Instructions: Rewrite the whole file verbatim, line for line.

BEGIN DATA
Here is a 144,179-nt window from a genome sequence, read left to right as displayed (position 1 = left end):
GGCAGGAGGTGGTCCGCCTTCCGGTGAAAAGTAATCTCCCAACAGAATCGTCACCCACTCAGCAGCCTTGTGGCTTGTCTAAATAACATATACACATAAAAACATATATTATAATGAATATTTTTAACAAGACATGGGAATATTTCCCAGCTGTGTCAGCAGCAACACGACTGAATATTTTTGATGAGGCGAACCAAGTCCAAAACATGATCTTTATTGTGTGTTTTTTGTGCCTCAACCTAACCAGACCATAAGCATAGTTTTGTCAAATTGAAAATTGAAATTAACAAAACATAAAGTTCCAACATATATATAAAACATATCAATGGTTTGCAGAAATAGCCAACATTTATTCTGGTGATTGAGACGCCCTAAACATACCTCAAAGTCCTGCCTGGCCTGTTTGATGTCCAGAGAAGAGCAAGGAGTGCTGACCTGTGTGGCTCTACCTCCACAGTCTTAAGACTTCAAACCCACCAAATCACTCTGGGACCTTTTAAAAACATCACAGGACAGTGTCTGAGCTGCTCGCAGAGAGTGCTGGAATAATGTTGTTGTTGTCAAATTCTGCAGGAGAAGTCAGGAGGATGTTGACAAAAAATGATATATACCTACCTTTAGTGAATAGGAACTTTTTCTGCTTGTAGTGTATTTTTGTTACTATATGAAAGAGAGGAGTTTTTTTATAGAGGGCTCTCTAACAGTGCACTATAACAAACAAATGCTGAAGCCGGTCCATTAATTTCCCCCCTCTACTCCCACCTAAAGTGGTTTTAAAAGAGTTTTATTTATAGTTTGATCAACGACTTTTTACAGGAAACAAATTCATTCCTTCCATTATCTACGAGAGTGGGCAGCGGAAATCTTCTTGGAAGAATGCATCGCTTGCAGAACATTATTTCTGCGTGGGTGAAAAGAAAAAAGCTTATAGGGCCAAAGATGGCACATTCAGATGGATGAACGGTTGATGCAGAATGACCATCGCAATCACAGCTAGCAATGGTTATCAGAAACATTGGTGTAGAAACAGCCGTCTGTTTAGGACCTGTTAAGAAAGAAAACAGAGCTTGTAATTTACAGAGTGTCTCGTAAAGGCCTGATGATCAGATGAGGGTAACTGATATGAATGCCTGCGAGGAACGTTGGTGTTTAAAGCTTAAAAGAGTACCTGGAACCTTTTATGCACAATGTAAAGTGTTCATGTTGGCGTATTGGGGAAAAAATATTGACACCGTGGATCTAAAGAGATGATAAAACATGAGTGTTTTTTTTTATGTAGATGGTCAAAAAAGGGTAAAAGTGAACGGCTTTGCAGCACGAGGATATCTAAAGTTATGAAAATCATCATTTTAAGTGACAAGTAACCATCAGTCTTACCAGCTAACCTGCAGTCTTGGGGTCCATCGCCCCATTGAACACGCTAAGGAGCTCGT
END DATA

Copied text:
Here is a 144,179-nt window from a genome sequence, read left to right as displayed (position 1 = left end):
GGCAGGAGGTGGTCCGCCTTCCGGTGAAAAGTAATCTCCCAACAGAATCGTCACCCACTCAGCAGCCTTGTGGCTTGTCTAAATAACATATACACATAAAAACATATATTATAATGAATATTTTTAACAAGACATGGGAATATTTCCCAGCTGTGTCAGCAGCAACACGACTGAATATTTTTGATGAGGCGAACCAAGTCCAAAACATGATCTTTATTGTGTGTTTTTTGTGCCTCAACCTAACCAGACCATAAGCATAGTTTTGTCAAATTGAAAATTGAAATTAACAAAACATAAAGTTCCAACATATATATAAAACATATCAATGGTTTGCAGAAATAGCCAACATTTATTCTGGTGATTGAGACGCCCTAAACATACCTCAAAGTCCTGCCTGGCCTGTTTGATGTCCAGAGAAGAGCAAGGAGTGCTGACCTGTGTGGCTCTACCTCCACAGTCTTAAGACTTCAAACCCACCAAATCACTCTGGGACCTTTTAAAAACATCACAGGACAGTGTCTGAGCTGCTCGCAGAGAGTGCTGGAATAATGTTGTTGTTGTCAAATTCTGCAGGAGAAGTCAGGAGGATGTTGACAAAAAATGATATATACCTACCTTTAGTGAATAGGAACTTTTTCTGCTTGTAGTGTATTTTTGTTACTATATGAAAGAGAGGAGTTTTTTTATAGAGGGCTCTCTAACAGTGCACTATAACAAACAAATGCTGAAGCCGGTCCATTAATTTCCCCCCTCTACTCCCACCTAAAGTGGTTTTAAAAGAGTTTTATTTATAGTTTGATCAACGACTTTTTACAGGAAACAAATTCATTCCTTCCATTATCTACGAGAGTGGGCAGCGGAAATCTTCTTGGAAGAATGCATCGCTTGCAGAACATTATTTCTGCGTGGGTGAAAAGAAAAAAGCTTATAGGGCCAAAGATGGCACATTCAGATGGATGAACGGTTGATGCAGAATGACCATCGCAATCACAGCTAGCAATGGTTATCAGAAACATTGGTGTAGAAACAGCCGTCTGTTTAGGACCTGTTAAGAAAGAAAACAGAGCTTGTAATTTACAGAGTGTCTCGTAAAGGCCTGATGATCAGATGAGGGTAACTGATATGAATGCCTGCGAGGAACGTTGGTGTTTAAAGCTTAAAAGAGTACCTGGAACCTTTTATGCACAATGTAAAGTGTTCATGTTGGCGTATTGGGGAAAAAATATTGACACCGTGGATCTAAAGAGATGATAAAACATGAGTGTTTTTTTTTATGTAGATGGTCAAAAAAGGGTAAAAGTGAACGGCTTTGCAGCACGAGGATATCTAAAGTTATGAAAATCATCATTTTAAGTGACAAGTAACCATCAGTCTTACCAGCTAACCTGCAGTCTTGGGGTCCATCGCCCCATTGAACACGCTAAGGAGCTCGT